Fire Mark Richt!

Mark Richt has been the head coach of the Georgia Bulldogs football team for 12 seasons.

Before his arrival in Athens it had been nearly 20 years since the Bulldogs were relevant.  Richt came up from Florida State and brought their culture of winning with him.  And he’s done it the right way.  Richt has a reputation as a class act that somehow manages to put his faith in Christ and his obligations to his family ahead of his profession.

Those kind of priorities have probably cost the Bulldogs a few wins, maybe even a national title.

And that’s why, for almost every year that he’s been the coach at Georgia, Mark Richt has been on the hot seat.  For some, “Fire Mark Richt!” has become the new “Go Dawgs!”

Some fans have wanted him gone because he’s too nice.

Some don’t like him because he can’t seem to win the big game.

Some fans don’t like seeing other, seemingly less talented teams, win national titles while Georgia hasn’t won one since the 1980-81 season.

This weekend, Mark Richt will coach the Georgia Bulldogs in the SEC championship game.  It will be the Bulldog’s second appearance in two years.  They’ve won this game twice under Richt’s leadership.  Before he came along the joke was that SEC officials decided to put the championship game in Atlanta because they wouldn’t have to worry about Georgia ever making it to the game and having an unfair home field advantage.

The game this Saturday is probably the most important game involving the Georgia Bulldogs in the past two decades.  If they win they will go to the national title game to play an undefeated Notre Dame team.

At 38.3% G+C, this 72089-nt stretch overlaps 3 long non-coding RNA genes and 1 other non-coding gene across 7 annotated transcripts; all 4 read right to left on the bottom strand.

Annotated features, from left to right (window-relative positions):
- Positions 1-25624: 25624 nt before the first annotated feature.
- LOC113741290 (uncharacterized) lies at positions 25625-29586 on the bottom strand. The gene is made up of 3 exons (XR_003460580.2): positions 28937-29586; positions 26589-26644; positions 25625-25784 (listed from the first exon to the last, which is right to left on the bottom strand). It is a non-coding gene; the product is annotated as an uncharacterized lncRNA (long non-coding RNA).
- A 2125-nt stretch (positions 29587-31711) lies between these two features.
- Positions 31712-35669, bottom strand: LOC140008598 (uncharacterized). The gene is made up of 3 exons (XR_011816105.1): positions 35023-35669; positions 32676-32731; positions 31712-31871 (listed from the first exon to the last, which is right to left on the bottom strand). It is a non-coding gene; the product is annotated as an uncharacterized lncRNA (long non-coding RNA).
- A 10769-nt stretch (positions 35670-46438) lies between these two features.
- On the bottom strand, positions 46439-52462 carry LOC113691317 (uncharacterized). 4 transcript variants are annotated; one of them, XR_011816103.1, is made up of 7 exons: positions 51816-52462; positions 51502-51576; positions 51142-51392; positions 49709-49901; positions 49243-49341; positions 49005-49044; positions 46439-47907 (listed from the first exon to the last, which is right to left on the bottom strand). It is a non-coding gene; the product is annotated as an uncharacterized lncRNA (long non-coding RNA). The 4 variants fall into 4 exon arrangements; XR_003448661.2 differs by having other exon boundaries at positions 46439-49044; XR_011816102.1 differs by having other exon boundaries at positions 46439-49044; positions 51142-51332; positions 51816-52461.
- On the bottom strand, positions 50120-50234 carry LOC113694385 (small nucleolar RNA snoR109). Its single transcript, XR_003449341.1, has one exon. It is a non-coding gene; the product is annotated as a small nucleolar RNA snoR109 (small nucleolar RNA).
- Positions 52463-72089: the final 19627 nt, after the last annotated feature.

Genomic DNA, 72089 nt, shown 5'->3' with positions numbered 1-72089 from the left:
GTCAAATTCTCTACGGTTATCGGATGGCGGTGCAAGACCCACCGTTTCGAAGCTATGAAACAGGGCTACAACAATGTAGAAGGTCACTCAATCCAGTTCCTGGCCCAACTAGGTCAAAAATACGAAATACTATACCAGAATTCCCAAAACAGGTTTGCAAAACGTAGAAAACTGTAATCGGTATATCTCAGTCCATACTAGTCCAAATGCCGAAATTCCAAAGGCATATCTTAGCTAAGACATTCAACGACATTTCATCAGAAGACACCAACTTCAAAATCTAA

If they lose, a small but vocal group of fans will reignite the Fire Mark Richt campaign.

These are fans that have not learned from the experiences of their rivals to the north and the southwest.

Phil Fulmer was a long time successful coach at the University of Tennessee.  He won a lot of games with Peyton Manning as his quarterback and even won a national title the year after Manning left for the NFL.  But the game had passed him by, or so the fans thought.  They let Fulmer go and replaced him with a hotshot NFL coach named Lane Kiffin.  After a year on the job, Kiffin left for the greener pastures of the University of Southern California.  He was replaced by Derrek Dooley who was fired just a few days ago after one of Tennessee’s worst seasons.  Phil Fulmer has never been so appreciated in Knoxville.

Auburn University rests just over the Georgia/Alabama border and in the shadow of the mighty Crimson Tide.  When it came time for them to fire their coach a few years ago they chose a surprising replacement.  Gene Chizik had experienced little success as a head coach and the Auburn fans were not happy.  They quickly changed their tune when Chizik led the team to an undefeated national championship season in 2010.  But a mere two years later, Auburn was 3 and 9 with 0 conference wins and an embarrassing 49 – 0 loss to that bitter instate rival whose shadow seems to always be looming over them.

Tennessee and Auburn force us to grapple with a very difficult question, one that goes beyond sports.  If you sacrifice everything to win it all, have you really won anything at all?

Georgia doesn’t stand much of a chance to win against Alabama this Saturday, at least according to the experts.  Alabama is very good and they have been very good for a while.  But they play the game for a reason.

My two boys and I will be watching from the comfort of our home.  Three Georgia fans enjoying the biggest game of the season.

But when Alabama jumps out to an early lead, say 21-3 in the first quarter, there will only be one Georgia fan in our house.

“Dad, who’s winning?”

“Alabama is right now.”

“Roll Tide!”

And then I’ll teach them the importance of sticking by your team, even when they aren’t playing so well.  This is a lesson that I hope they will learn and carry with them throughout their lives as husbands, fathers and leaders.  Leaders stay the course, even when the ones you are leading are calling for your head.  Fans jump ship when things get tough and get back on when things are looking better.  Fan is, after all, short for fanatic.

I’d rather my sons grow up to be leaders than fanatics.

And win or lose, I’m thankful that the three of us have an example like Mark Richt.

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